The Miracle — And Ugliness! — of Birth

The first-calf heifers are brought up to the protected area near the barns when they are ready to calve.  The shelter belt of pine trees and the care and attention from their owners minimizes problems during calving.

The first-calf heifers are brought up to the protected area near the barns when they are ready to calve. The shelter belt of pine trees and the care and attention from their owners help to minimize problems during calving.

Earlier this spring, I had the privilege of visiting my sister and her husband in the Sandhills of Nebraska. They have a cow-calf operation with excellent Angus cattle.

BIL feeding before the storm hits.

BIL feeding before the storm hits.

My brother-in-law (BIL) and his parents take great pride and spend lots of time developing the genetics of the herd, and in managing their land to keep it in tact and productive.

I love to hear him speak with passion about how he solves problems and constantly strives for improvement…even tho’ he’s pretty damn good already!

While we were there, a small blizzard struck.

The short-lived blizzard was lots of fun for me...tucked toastily away in the warmth of my sister's home.

The short-lived blizzard was lots of fun for me…tucked toastily away in the warmth of my sister’s home.

Of course, that is when the heifers and cows will drop calves, so BIL doesn’t get much sleep. I was personally thrilled, though. After 10+ years living in snow-less Western Australia, I thoroughly enjoy each and every snow I’m blessed to experience here in the USA.

To top off my perfect visit, the clear-blue-sky day after the blizzard, we were treated to the birth of a calf via pulling. BIL had artificially inseminated his first-calf heifers with the semen of a low-birthweight bull, but he said a few were throw-backs to some gene in the past: about 1 in 12 calves were BIG.

His exasperation was my good fortune, though, as I was able to re-live some of my childhood. Back in 1980, when we first moved from North Dakota to the Red River Valley of southeastern Oklahoma, my family bought a string of about 700 heifers that Dad intended to breed and re-sell as bred heifers. The bull that had “accidentally gotten in with the heifers for a day or two” must have been very good at his business. It turned out that 75% of the heifers were bred. And we had to pull about 75% of the calves! It made for a very interesting and exciting summer for a 9-year-old girl. It was a stinking hot summer and we all got skinny from working so hard in that heat and humidity. Oh yeah, and Dad got himself run over by a tractor and disc that summer, too. But that’s another story for another blog post.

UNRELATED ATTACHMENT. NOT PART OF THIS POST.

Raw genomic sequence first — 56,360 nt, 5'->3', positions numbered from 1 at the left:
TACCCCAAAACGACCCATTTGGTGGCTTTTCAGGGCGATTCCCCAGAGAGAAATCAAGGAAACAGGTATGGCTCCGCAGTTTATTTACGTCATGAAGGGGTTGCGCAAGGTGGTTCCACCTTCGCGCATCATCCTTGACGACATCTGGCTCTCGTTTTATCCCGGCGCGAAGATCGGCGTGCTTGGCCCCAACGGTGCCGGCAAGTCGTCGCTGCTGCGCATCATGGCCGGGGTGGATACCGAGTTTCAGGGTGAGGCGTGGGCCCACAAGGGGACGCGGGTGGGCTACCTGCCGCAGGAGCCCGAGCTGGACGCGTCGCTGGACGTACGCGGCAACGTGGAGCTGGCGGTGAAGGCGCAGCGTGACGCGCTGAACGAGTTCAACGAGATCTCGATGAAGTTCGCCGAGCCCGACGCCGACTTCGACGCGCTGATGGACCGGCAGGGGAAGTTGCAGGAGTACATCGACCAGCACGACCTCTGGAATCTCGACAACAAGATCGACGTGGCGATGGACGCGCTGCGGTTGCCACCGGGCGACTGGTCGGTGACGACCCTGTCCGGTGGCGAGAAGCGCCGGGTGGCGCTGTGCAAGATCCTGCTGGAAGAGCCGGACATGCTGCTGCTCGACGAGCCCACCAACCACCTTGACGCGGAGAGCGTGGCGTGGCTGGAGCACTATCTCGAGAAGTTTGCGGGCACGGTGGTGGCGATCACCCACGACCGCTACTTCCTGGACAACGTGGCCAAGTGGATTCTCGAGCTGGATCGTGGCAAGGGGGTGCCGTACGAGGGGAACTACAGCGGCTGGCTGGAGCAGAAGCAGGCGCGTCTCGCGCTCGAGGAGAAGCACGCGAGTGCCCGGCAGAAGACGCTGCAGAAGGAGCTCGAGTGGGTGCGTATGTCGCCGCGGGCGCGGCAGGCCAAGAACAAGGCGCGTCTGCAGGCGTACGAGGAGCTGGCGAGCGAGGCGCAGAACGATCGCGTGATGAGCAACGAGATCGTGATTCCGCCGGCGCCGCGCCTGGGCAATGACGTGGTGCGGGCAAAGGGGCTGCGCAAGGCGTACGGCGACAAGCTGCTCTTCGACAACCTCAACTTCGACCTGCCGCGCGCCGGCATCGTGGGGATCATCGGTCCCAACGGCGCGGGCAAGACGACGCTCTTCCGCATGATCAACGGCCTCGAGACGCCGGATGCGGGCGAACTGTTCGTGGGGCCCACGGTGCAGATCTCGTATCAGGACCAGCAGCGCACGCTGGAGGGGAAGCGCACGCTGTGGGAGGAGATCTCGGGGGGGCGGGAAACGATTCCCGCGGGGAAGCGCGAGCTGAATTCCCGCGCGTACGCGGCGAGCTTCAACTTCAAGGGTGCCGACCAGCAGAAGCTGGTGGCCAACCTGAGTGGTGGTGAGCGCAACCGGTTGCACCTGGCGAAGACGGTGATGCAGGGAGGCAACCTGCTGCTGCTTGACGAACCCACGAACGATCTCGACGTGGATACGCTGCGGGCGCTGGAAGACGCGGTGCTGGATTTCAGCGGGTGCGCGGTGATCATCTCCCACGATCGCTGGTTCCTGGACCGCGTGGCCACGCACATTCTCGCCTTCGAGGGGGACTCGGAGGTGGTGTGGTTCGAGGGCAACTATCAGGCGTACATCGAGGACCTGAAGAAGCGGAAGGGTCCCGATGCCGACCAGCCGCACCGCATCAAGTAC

Anyway, I was in hog heaven watching my BIL gently handle that beautiful heifer and help her with what turned out to be a 94-pound calf.

Traipsing to the calving barn.

Traipsing to the calving barn.

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The calm after the storm.

The calm after the storm.

Temple Grandin said in an Australian tour a couple of years ago, “If you can go to your nearest large city, grab 10 random people off the streets and show them everything you do on your property and they never cringe, then you know you’re doing everything right.” 

Well, I reckon most that do not grow up with a simple thing like pulling calves would cringe the first time they see it.  It’s awesome, but it ain’t necessarily pretty.

♠♠♠♠

I love ag.  Even the dirty or ugly parts.  Without pain, we do not recognize the value of being pain-free.  Without dirt, we cannot appreciate clean.  Without ugly, we do not understand beauty.  To quote from a great song, “If we’re ever gonna see the rainbow, we gotta stand a little rain.”

Without freezing cold temperatures, we would not have the miracles of ice crystals.

Without freezing cold temperatures, we would not have the miracles of ice crystals.

Cousins taking the short-cut home from the calving barn.

Cousins taking the short-cut home from the calving barn.

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